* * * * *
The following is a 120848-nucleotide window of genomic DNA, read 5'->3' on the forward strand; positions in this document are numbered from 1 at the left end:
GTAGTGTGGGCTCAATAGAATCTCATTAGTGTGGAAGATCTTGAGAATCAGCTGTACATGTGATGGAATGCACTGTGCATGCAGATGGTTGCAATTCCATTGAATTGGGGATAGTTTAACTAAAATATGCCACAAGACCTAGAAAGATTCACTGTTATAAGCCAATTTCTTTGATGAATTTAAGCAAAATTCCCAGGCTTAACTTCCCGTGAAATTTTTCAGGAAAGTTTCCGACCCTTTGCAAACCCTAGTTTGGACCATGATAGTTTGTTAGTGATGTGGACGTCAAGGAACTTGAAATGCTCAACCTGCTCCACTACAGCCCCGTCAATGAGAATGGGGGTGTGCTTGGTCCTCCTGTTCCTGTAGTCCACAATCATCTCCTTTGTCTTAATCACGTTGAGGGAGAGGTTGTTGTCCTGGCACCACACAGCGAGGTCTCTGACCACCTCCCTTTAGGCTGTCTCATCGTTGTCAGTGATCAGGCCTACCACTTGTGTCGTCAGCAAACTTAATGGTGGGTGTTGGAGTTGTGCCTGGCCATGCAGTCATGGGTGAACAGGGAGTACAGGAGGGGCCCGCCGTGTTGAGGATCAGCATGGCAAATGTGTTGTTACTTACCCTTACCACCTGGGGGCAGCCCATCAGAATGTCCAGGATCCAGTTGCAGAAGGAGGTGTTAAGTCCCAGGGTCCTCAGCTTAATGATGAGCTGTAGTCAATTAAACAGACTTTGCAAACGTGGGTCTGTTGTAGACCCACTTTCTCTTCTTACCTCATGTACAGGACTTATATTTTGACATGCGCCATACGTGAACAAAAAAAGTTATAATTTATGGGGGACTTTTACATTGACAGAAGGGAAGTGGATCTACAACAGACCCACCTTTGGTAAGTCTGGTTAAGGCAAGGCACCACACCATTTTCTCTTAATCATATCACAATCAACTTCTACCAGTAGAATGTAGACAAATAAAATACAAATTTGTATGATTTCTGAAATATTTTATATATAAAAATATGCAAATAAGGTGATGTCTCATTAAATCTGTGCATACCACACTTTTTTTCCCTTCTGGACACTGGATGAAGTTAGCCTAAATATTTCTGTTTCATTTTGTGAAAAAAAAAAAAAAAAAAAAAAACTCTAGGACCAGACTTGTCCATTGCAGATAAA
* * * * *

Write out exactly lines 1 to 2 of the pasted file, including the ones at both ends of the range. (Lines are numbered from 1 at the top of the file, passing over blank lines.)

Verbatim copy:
The following is a 120848-nucleotide window of genomic DNA, read 5'->3' on the forward strand; positions in this document are numbered from 1 at the left end:
GTAGTGTGGGCTCAATAGAATCTCATTAGTGTGGAAGATCTTGAGAATCAGCTGTACATGTGATGGAATGCACTGTGCATGCAGATGGTTGCAATTCCATTGAATTGGGGATAGTTTAACTAAAATATGCCACAAGACCTAGAAAGATTCACTGTTATAAGCCAATTTCTTTGATGAATTTAAGCAAAATTCCCAGGCTTAACTTCCCGTGAAATTTTTCAGGAAAGTTTCCGACCCTTTGCAAACCCTAGTTTGGACCATGATAGTTTGTTAGTGATGTGGACGTCAAGGAACTTGAAATGCTCAACCTGCTCCACTACAGCCCCGTCAATGAGAATGGGGGTGTGCTTGGTCCTCCTGTTCCTGTAGTCCACAATCATCTCCTTTGTCTTAATCACGTTGAGGGAGAGGTTGTTGTCCTGGCACCACACAGCGAGGTCTCTGACCACCTCCCTTTAGGCTGTCTCATCGTTGTCAGTGATCAGGCCTACCACTTGTGTCGTCAGCAAACTTAATGGTGGGTGTTGGAGTTGTGCCTGGCCATGCAGTCATGGGTGAACAGGGAGTACAGGAGGGGCCCGCCGTGTTGAGGATCAGCATGGCAAATGTGTTGTTACTTACCCTTACCACCTGGGGGCAGCCCATCAGAATGTCCAGGATCCAGTTGCAGAAGGAGGTGTTAAGTCCCAGGGTCCTCAGCTTAATGATGAGCTGTAGTCAATTAAACAGACTTTGCAAACGTGGGTCTGTTGTAGACCCACTTTCTCTTCTTACCTCATGTACAGGACTTATATTTTGACATGCGCCATACGTGAACAAAAAAAGTTATAATTTATGGGGGACTTTTACATTGACAGAAGGGAAGTGGATCTACAACAGACCCACCTTTGGTAAGTCTGGTTAAGGCAAGGCACCACACCATTTTCTCTTAATCATATCACAATCAACTTCTACCAGTAGAATGTAGACAAATAAAATACAAATTTGTATGATTTCTGAAATATTTTATATATAAAAATATGCAAATAAGGTGATGTCTCATTAAATCTGTGCATACCACACTTTTTTTCCCTTCTGGACACTGGATGAAGTTAGCCTAAATATTTCTGTTTCATTTTGTGAAAAAAAAAAAAAAAAAAAAAAACTCTAGGACCAGACTTGTCCATTGCAGATAAA